Modify and expand the two-story terminal at Port of Galveston Cruise, the 4th busiest cruise port in the U.S.
The port worked closely with Royal Caribbean to identify upgrades needed to improve operations at Cruise Terminal No. 2 for both Voyager class vessels and any larger vessels in the future.
Our brand Webber was awarded the contract to modify and expand the two-story terminal. Work features 150,000 square feet of space and terminal seating capacity of over 2,000 passengers (from only 700). The westward expansion and modification of the Cruise Terminal 2 structure includes: converting the passenger check-in area to a baggage lay-down area and modifying the east end of the building to facilitate passenger and baggage screening activities with the ultimate goal of designing and building the expansion so that it will be incorporated into a new Terminal 3 at a later date.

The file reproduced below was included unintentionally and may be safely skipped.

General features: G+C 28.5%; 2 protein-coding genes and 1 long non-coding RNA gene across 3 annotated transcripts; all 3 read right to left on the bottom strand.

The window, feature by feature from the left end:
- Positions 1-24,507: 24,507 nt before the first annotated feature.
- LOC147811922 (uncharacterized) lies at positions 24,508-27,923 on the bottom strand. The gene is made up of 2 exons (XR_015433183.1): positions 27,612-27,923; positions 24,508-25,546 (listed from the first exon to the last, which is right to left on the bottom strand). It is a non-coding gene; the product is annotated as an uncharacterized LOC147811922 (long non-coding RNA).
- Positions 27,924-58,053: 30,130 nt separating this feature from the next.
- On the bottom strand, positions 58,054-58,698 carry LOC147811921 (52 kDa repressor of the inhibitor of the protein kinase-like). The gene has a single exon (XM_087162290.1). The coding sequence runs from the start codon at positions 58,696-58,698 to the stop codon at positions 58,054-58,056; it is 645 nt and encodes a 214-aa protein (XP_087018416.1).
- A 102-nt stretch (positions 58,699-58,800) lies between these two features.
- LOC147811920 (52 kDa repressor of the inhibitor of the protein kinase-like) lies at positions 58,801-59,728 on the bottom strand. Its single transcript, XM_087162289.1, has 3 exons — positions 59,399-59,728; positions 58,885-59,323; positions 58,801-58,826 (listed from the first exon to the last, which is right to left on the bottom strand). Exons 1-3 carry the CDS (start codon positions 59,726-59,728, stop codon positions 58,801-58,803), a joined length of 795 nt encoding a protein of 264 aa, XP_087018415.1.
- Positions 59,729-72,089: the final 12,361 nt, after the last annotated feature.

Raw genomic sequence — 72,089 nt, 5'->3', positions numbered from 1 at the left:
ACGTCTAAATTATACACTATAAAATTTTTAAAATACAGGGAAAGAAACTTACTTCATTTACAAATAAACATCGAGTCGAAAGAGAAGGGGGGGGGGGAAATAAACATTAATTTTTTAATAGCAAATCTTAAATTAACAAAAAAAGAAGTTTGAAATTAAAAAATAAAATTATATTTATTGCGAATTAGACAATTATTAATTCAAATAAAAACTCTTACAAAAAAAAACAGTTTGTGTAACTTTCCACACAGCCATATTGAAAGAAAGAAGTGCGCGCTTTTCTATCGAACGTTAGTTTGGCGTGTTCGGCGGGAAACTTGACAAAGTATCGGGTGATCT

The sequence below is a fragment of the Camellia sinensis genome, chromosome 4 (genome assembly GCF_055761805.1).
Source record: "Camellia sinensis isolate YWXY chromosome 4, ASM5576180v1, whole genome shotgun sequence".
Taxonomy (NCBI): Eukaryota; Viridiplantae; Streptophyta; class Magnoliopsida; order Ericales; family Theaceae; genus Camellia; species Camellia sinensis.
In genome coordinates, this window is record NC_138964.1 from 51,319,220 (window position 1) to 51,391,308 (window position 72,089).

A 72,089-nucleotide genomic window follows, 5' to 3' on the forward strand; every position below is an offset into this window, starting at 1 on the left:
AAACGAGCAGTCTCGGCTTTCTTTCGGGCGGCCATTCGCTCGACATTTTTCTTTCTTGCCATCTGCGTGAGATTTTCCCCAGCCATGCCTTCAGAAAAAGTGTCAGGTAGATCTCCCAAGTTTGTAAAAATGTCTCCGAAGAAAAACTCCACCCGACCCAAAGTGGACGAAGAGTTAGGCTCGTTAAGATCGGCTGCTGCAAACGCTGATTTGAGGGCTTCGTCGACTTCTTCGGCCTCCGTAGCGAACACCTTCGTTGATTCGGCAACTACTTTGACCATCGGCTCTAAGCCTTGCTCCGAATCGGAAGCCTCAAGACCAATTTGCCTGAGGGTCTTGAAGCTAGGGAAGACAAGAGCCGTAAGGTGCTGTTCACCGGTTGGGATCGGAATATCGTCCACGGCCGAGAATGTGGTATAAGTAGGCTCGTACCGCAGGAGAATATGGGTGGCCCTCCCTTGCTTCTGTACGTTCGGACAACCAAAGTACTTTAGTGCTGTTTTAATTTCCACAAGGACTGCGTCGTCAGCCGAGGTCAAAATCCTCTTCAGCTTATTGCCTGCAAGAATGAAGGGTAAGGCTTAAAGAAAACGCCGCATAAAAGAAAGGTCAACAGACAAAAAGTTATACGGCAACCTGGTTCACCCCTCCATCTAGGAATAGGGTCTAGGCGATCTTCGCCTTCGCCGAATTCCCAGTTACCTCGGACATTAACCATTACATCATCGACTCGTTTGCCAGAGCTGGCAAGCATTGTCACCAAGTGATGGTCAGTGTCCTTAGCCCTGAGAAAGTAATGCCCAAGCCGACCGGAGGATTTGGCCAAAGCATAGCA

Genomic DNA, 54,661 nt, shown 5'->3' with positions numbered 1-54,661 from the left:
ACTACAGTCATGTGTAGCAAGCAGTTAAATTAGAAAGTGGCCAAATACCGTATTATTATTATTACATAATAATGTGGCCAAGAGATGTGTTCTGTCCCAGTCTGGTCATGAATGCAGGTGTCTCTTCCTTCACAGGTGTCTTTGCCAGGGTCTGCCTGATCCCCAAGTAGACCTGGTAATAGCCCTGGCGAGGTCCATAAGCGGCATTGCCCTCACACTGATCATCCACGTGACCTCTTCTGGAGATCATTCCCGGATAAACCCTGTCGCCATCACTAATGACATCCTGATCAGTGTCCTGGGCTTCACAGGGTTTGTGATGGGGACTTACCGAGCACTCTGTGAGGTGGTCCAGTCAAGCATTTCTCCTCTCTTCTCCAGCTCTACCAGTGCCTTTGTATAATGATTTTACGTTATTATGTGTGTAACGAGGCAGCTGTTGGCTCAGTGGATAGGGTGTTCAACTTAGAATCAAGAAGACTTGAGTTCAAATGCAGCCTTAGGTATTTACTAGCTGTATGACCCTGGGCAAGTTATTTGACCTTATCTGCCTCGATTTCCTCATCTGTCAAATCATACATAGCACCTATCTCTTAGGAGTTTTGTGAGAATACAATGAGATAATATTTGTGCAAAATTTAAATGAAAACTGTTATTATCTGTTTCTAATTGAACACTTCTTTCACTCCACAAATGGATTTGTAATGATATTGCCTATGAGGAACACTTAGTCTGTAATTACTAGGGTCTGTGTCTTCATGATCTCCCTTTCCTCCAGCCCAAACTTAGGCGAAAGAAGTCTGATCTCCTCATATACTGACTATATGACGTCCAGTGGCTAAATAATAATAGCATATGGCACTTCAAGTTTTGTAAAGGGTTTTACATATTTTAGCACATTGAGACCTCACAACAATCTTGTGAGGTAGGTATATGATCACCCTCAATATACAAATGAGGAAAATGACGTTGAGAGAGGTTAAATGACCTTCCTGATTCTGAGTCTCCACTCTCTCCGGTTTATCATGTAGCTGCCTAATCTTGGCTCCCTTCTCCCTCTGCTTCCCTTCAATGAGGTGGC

All existing services that were upgraded or added, including power, electrical, telecommunication, security, HVAC and mechanical, sewage, potable water as well as improvements to the adjacent uplands area were performed so as not to disrupt current terminal users. During the project, we held weekly meetings with the port to identify work areas needed for action to keep on schedule and request port authorization. In some cases, we erected temporary screen walls to keep passengers clear of construction work areas and maintain aesthetics. In all cases, we kept the construction areas clean of debris before a ship arrived. And even though the cruise schedules were well published, Webber continuously coordinated with the port to ensure there were no last minute changes or misunderstandings.
The port of Galveston, Texas’ Star Cruise port serves as the primary point of embarkation for cruises to the Caribbean and Bahamas and each year handles over 1 million cruise passengers, making it the 4th busiest cruise port in the U.S.